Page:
Cord Chair

Dining Chairs

A classic piece of mid-century modern design, the Cord Chair was conceived in 1953 by man of parts Jacques Guillon. Born in Paris in 1922 he established himself in Montreal and became a true multidisciplinarian before they had such a term. His work spans industrial design, interior design, graphic design, and architecture, from the signature wayfinding for the Montreal subway to the logo for Expo 67. The chair’s wood frame in black stained beech or walnut is paired with cord that is tightly strung like a tennis racket, supporting a surprising amount of weight; this design has passed CATAS commercial tests. Seat pads in leather or fabric upholstery are available. Produced exclusively by Man of Parts in Italy with the approval of the Guillon family, these editions hold true to his vision.

Jacques Guillon

On Request

Stained Black Beechwood Tightly Strung Black Cord
56cm W x 59cm D x 86cm H 46cm
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Design Story

Jacques Guillon

Jacques Guillon

Born in 1922 in Paris, Jacques Guillon established himself in Montreal and quickly became a Canadian design pioneer. Adopting a multidisciplinary approach and bringing together a multi-talented team of designers his work spans across industrial design, interior design, graphic design and architecture. His very first creation, a dining room set, displayed a modernism previously unseen in Quebec furniture. The workplace environment, the product marketing process, the development of corporate identity programs and the practical aspect of urban transportation systems rapidly became some of this designer’s preferred interests.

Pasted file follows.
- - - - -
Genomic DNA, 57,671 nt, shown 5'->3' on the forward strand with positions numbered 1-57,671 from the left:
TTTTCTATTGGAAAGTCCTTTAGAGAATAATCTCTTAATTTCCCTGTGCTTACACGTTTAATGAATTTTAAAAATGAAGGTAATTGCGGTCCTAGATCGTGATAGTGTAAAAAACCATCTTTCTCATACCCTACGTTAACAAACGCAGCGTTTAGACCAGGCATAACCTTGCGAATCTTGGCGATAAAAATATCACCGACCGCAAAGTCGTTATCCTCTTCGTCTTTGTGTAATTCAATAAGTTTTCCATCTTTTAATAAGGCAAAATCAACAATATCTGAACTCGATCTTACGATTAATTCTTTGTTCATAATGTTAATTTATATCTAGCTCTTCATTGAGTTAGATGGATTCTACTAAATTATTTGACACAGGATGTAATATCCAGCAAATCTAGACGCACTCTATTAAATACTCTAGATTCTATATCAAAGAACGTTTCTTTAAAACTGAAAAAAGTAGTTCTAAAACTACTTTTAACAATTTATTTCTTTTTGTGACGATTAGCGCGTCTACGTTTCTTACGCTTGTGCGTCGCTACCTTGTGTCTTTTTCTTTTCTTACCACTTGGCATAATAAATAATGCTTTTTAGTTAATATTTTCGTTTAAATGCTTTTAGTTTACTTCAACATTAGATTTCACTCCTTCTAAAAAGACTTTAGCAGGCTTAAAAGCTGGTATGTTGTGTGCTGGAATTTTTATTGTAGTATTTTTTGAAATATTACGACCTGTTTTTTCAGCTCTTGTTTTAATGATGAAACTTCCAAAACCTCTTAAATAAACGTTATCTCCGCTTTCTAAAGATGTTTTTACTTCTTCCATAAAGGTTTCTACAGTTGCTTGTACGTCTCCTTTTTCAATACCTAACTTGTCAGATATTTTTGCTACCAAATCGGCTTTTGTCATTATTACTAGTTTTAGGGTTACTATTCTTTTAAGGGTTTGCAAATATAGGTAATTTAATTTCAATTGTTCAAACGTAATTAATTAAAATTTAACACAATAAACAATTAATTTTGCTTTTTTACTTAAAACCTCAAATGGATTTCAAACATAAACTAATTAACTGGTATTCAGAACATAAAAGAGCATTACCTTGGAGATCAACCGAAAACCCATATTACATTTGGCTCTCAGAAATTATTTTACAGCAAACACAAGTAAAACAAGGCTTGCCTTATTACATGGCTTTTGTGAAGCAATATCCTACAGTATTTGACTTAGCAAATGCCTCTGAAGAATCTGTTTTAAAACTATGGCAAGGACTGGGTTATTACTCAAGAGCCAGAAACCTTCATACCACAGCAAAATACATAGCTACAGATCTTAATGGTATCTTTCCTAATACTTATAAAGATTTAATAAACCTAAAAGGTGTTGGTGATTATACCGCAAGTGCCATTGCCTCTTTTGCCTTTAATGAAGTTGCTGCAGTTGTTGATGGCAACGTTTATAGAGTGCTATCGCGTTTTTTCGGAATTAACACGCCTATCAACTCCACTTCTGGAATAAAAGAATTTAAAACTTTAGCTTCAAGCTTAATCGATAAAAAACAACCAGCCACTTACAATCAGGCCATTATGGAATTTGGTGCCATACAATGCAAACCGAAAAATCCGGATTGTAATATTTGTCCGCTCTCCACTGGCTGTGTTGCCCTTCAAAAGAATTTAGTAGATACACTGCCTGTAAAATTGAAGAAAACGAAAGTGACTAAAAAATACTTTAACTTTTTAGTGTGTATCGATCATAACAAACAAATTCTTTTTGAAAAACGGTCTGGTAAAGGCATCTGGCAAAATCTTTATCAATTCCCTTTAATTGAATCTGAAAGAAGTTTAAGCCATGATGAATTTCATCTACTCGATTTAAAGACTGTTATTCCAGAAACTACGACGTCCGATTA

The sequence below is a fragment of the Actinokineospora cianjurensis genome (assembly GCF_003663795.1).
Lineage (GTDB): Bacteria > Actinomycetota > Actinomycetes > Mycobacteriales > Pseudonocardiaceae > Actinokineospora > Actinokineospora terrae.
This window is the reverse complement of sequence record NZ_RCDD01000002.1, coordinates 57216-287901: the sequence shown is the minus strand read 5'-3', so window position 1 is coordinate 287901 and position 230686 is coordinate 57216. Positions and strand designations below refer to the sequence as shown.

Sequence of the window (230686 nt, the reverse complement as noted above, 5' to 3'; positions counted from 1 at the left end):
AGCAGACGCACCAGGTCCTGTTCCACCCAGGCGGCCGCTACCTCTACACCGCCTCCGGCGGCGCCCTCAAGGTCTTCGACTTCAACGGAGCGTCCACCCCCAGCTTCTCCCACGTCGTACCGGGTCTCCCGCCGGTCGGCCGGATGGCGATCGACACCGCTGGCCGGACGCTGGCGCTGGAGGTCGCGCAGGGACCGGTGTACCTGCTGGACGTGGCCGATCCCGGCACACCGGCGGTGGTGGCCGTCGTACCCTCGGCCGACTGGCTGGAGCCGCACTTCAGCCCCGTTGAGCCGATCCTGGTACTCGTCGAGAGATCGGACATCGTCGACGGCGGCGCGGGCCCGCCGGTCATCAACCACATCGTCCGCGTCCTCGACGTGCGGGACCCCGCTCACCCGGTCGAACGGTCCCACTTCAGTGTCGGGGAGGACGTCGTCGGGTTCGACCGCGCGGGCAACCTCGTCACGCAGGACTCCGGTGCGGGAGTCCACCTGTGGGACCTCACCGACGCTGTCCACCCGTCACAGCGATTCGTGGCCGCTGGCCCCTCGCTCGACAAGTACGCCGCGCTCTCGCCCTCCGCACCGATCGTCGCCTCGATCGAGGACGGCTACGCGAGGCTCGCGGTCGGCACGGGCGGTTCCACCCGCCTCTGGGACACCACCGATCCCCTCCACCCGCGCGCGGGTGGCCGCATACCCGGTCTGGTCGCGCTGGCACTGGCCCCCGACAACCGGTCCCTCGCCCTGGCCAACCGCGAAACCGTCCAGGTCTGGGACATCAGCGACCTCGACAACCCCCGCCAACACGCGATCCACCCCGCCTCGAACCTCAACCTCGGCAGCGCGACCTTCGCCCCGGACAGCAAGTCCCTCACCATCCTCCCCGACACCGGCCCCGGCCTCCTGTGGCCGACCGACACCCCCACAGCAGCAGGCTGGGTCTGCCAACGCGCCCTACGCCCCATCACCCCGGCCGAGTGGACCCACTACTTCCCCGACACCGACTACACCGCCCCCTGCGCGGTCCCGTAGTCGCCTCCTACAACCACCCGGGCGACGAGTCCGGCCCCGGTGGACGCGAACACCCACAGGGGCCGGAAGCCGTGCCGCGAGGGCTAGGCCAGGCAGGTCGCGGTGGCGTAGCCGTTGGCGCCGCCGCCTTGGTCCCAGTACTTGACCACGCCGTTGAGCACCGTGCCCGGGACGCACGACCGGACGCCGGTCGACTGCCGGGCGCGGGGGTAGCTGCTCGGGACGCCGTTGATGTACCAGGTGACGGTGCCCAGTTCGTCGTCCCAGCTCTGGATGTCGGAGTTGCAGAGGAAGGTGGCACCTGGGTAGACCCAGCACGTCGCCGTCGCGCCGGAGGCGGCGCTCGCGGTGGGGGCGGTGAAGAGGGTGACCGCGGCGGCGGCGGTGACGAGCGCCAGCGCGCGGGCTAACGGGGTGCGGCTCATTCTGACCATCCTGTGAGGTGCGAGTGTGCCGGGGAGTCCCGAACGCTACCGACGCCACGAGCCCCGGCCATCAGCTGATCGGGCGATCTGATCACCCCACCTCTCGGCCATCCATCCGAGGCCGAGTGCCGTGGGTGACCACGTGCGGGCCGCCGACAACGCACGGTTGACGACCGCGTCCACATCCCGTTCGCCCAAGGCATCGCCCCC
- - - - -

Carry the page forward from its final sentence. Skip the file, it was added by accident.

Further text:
Many of his projects have left their mark – and continue to have an impact – on Montreal, Canadian and North American landscapes. Among his most easily recognized accomplishments is the symbol and signage system for the Montreal Métro. Jacques S. Guillon has designed numerous interior layouts, a wide range of office furniture, among others the Alumna collection by Artwood, corporate identity programs and has realized many transport-related projects. He participated in mounting exhibitions that include the scientific exhibit at the Pavilion of Man at Expo 67 and many others at the National Museum of Science and Technology in Ottawa.

AVENUE ROAD carries a curated assortment of Jacques Guillon pieces.

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